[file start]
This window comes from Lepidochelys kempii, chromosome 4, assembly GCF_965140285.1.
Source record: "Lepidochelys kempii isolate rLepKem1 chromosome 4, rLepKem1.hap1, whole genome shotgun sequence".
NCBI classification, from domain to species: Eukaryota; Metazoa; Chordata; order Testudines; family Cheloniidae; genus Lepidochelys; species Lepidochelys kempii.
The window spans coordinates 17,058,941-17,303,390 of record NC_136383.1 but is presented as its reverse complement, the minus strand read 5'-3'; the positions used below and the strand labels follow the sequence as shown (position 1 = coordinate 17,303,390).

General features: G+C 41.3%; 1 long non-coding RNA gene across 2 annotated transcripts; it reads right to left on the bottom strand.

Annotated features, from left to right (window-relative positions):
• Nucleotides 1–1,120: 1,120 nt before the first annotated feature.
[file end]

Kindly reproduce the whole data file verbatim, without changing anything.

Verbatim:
This window comes from Lepidochelys kempii, chromosome 4, assembly GCF_965140285.1.
Source record: "Lepidochelys kempii isolate rLepKem1 chromosome 4, rLepKem1.hap1, whole genome shotgun sequence".
NCBI classification, from domain to species: Eukaryota; Metazoa; Chordata; order Testudines; family Cheloniidae; genus Lepidochelys; species Lepidochelys kempii.
The window spans coordinates 17,058,941-17,303,390 of record NC_136383.1 but is presented as its reverse complement, the minus strand read 5'-3'; the positions used below and the strand labels follow the sequence as shown (position 1 = coordinate 17,303,390).

General features: G+C 41.3%; 1 long non-coding RNA gene across 2 annotated transcripts; it reads right to left on the bottom strand.

Annotated features, from left to right (window-relative positions):
• Nucleotides 1–1,120: 1,120 nt before the first annotated feature.